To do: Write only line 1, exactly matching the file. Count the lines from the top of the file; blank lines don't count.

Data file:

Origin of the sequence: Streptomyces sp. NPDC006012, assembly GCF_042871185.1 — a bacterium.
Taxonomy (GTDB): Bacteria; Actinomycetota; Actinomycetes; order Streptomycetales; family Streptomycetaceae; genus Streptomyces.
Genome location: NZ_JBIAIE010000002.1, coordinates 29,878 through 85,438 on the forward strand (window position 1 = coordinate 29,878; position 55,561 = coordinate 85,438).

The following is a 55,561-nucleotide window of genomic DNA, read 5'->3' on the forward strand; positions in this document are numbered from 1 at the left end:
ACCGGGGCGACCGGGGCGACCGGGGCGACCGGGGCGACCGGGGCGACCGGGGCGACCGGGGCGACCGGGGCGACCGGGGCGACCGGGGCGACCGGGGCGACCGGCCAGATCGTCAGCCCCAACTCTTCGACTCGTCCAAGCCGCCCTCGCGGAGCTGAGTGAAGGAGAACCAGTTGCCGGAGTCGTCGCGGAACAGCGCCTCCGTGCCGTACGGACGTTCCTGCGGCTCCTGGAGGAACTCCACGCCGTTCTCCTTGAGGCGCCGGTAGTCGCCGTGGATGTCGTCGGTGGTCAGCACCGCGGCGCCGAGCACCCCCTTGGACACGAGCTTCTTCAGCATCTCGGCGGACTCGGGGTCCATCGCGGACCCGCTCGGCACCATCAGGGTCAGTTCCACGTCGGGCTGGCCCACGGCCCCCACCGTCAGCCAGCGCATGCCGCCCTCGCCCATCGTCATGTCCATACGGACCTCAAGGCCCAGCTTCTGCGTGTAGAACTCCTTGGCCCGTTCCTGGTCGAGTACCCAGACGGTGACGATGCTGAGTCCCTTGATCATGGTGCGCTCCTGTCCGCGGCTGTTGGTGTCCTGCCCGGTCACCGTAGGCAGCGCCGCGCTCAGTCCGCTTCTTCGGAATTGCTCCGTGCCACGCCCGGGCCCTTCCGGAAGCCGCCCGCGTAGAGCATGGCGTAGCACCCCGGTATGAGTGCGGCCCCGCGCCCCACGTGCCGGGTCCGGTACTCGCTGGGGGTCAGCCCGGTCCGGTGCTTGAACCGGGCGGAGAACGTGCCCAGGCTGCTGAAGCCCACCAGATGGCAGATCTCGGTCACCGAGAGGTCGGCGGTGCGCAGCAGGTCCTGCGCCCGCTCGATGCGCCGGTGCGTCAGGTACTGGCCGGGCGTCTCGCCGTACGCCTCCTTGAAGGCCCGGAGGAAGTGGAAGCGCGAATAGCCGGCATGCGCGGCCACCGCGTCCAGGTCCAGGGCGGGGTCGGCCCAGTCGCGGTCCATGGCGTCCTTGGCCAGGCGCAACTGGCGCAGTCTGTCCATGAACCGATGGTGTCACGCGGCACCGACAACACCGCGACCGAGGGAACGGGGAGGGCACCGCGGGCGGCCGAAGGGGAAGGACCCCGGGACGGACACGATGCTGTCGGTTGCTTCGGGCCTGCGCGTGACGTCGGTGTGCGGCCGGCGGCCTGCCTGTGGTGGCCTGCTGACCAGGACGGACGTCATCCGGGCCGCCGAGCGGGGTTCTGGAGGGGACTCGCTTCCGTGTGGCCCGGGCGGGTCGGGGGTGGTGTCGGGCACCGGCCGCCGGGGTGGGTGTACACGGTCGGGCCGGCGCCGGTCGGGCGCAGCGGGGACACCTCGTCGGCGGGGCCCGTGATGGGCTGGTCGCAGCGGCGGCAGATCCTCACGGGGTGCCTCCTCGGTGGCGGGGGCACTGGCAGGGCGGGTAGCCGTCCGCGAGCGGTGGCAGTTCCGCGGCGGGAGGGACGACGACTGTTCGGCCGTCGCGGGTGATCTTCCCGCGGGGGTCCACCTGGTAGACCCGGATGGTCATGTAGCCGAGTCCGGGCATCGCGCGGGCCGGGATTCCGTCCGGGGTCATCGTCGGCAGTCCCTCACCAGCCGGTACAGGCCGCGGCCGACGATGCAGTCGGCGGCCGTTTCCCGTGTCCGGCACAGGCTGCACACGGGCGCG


Origin of the sequence: Streptomyces sp. NPDC006012, assembly GCF_042871185.1 — a bacterium.